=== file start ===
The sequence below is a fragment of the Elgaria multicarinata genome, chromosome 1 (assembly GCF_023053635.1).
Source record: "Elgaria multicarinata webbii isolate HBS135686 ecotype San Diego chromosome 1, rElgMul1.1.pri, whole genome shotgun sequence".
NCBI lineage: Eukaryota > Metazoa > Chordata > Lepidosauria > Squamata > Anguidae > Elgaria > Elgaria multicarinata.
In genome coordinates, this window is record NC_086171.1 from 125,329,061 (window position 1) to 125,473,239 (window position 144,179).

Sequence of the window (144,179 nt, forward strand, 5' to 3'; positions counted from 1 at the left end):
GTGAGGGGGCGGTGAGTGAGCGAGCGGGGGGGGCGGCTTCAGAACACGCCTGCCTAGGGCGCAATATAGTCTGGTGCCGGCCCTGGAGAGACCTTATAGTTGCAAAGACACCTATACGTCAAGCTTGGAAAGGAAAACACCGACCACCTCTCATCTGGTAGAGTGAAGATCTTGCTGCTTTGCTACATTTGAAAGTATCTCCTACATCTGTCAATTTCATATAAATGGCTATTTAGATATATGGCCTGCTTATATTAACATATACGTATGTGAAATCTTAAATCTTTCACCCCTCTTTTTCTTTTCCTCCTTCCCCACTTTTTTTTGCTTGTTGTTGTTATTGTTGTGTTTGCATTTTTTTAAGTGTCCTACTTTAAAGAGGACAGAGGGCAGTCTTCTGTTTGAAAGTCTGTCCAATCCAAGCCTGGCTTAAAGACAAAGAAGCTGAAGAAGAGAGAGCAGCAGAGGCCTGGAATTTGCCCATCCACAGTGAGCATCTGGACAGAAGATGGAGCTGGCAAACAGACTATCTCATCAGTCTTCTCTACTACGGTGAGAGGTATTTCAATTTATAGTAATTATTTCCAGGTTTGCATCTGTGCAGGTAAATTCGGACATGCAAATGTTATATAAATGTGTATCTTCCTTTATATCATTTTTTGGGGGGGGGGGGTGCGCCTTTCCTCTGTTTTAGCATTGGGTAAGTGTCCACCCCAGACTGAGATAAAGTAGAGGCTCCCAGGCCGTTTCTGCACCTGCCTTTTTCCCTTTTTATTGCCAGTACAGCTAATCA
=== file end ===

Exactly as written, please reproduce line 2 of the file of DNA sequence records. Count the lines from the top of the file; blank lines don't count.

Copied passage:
Source record: "Elgaria multicarinata webbii isolate HBS135686 ecotype San Diego chromosome 1, rElgMul1.1.pri, whole genome shotgun sequence".